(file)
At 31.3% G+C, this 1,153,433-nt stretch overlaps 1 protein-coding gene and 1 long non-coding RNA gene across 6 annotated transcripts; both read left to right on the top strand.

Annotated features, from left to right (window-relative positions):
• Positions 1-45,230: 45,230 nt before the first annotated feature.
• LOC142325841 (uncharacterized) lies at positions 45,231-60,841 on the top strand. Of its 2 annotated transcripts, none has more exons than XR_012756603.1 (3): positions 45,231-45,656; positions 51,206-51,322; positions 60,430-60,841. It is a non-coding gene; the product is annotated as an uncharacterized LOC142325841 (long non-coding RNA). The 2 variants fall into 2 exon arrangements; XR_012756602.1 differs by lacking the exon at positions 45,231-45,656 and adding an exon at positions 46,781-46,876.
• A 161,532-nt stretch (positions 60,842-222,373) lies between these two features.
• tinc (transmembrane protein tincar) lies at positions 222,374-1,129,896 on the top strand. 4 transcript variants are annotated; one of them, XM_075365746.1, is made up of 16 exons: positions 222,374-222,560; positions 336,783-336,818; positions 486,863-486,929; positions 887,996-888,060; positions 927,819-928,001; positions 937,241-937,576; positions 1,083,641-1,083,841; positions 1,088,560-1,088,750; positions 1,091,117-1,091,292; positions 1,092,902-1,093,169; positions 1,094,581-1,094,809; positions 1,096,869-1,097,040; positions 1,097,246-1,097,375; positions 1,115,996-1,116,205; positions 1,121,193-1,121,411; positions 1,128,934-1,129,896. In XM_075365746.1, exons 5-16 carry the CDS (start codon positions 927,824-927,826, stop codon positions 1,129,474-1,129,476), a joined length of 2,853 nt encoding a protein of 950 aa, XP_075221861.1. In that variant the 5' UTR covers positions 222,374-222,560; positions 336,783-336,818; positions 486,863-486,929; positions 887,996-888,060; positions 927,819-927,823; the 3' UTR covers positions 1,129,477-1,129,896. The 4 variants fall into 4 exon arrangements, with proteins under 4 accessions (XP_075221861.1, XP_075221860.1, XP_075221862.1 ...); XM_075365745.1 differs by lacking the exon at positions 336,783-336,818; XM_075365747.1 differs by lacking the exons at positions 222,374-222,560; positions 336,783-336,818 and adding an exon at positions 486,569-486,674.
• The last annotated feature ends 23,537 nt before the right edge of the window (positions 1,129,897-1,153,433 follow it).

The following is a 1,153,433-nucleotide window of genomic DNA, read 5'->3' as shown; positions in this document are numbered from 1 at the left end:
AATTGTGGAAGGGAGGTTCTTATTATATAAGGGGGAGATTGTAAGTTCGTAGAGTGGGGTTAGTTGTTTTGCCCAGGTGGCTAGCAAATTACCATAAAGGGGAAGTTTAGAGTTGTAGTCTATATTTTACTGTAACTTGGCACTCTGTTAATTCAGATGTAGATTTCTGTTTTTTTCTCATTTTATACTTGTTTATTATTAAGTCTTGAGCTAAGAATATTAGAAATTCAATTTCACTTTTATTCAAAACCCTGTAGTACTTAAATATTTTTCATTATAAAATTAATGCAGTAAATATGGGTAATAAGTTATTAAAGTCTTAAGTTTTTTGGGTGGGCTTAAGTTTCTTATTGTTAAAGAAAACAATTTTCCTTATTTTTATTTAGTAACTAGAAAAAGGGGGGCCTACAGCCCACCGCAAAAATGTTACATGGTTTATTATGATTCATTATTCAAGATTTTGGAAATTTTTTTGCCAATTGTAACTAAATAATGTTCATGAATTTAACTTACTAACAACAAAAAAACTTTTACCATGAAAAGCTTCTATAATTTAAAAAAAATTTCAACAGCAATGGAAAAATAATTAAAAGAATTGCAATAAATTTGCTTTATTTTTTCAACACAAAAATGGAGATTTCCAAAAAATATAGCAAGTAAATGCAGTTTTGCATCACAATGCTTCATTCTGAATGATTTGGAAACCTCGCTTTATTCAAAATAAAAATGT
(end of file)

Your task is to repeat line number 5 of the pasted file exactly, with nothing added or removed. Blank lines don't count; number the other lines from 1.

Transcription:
• A 161,532-nt stretch (positions 60,842-222,373) lies between these two features.